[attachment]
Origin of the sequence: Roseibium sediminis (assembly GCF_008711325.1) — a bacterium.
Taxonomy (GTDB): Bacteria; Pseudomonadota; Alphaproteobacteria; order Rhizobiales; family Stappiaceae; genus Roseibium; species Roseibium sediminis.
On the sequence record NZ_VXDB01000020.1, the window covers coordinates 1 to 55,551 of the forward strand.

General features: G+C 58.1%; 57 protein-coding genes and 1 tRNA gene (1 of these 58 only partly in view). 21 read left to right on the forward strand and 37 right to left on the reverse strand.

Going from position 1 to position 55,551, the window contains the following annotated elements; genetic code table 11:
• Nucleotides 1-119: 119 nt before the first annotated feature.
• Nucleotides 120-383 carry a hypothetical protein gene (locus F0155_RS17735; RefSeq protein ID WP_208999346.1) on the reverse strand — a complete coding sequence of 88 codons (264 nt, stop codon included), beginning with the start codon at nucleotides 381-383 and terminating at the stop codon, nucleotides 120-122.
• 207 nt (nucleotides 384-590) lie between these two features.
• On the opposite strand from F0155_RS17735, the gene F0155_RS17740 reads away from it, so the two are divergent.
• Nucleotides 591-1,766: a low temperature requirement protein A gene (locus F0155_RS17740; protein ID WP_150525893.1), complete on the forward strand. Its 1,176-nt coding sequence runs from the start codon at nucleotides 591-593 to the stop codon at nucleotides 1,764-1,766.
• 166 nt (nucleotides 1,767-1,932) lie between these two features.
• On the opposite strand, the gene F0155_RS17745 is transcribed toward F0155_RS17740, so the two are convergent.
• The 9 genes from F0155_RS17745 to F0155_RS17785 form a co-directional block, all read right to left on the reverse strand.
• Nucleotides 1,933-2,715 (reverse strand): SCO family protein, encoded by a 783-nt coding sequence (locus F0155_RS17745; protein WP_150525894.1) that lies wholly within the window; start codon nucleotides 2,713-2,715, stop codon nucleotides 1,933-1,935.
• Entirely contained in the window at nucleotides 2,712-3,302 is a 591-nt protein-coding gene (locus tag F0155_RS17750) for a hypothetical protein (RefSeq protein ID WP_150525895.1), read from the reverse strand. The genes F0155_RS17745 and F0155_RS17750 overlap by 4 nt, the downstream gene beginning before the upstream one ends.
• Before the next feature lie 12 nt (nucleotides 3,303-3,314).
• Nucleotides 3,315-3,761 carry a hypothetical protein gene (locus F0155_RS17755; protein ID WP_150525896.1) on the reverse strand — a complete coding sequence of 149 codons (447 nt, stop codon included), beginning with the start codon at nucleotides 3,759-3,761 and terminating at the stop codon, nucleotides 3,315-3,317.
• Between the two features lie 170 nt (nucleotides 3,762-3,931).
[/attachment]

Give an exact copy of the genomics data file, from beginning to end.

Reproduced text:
Origin of the sequence: Roseibium sediminis (assembly GCF_008711325.1) — a bacterium.
Taxonomy (GTDB): Bacteria; Pseudomonadota; Alphaproteobacteria; order Rhizobiales; family Stappiaceae; genus Roseibium; species Roseibium sediminis.
On the sequence record NZ_VXDB01000020.1, the window covers coordinates 1 to 55,551 of the forward strand.

General features: G+C 58.1%; 57 protein-coding genes and 1 tRNA gene (1 of these 58 only partly in view). 21 read left to right on the forward strand and 37 right to left on the reverse strand.

Going from position 1 to position 55,551, the window contains the following annotated elements; genetic code table 11:
• Nucleotides 1-119: 119 nt before the first annotated feature.
• Nucleotides 120-383 carry a hypothetical protein gene (locus F0155_RS17735; RefSeq protein ID WP_208999346.1) on the reverse strand — a complete coding sequence of 88 codons (264 nt, stop codon included), beginning with the start codon at nucleotides 381-383 and terminating at the stop codon, nucleotides 120-122.
• 207 nt (nucleotides 384-590) lie between these two features.
• On the opposite strand from F0155_RS17735, the gene F0155_RS17740 reads away from it, so the two are divergent.
• Nucleotides 591-1,766: a low temperature requirement protein A gene (locus F0155_RS17740; protein ID WP_150525893.1), complete on the forward strand. Its 1,176-nt coding sequence runs from the start codon at nucleotides 591-593 to the stop codon at nucleotides 1,764-1,766.
• 166 nt (nucleotides 1,767-1,932) lie between these two features.
• On the opposite strand, the gene F0155_RS17745 is transcribed toward F0155_RS17740, so the two are convergent.
• The 9 genes from F0155_RS17745 to F0155_RS17785 form a co-directional block, all read right to left on the reverse strand.
• Nucleotides 1,933-2,715 (reverse strand): SCO family protein, encoded by a 783-nt coding sequence (locus F0155_RS17745; protein WP_150525894.1) that lies wholly within the window; start codon nucleotides 2,713-2,715, stop codon nucleotides 1,933-1,935.
• Entirely contained in the window at nucleotides 2,712-3,302 is a 591-nt protein-coding gene (locus tag F0155_RS17750) for a hypothetical protein (RefSeq protein ID WP_150525895.1), read from the reverse strand. The genes F0155_RS17745 and F0155_RS17750 overlap by 4 nt, the downstream gene beginning before the upstream one ends.
• Before the next feature lie 12 nt (nucleotides 3,303-3,314).
• Nucleotides 3,315-3,761 carry a hypothetical protein gene (locus F0155_RS17755; protein ID WP_150525896.1) on the reverse strand — a complete coding sequence of 149 codons (447 nt, stop codon included), beginning with the start codon at nucleotides 3,759-3,761 and terminating at the stop codon, nucleotides 3,315-3,317.
• Between the two features lie 170 nt (nucleotides 3,762-3,931).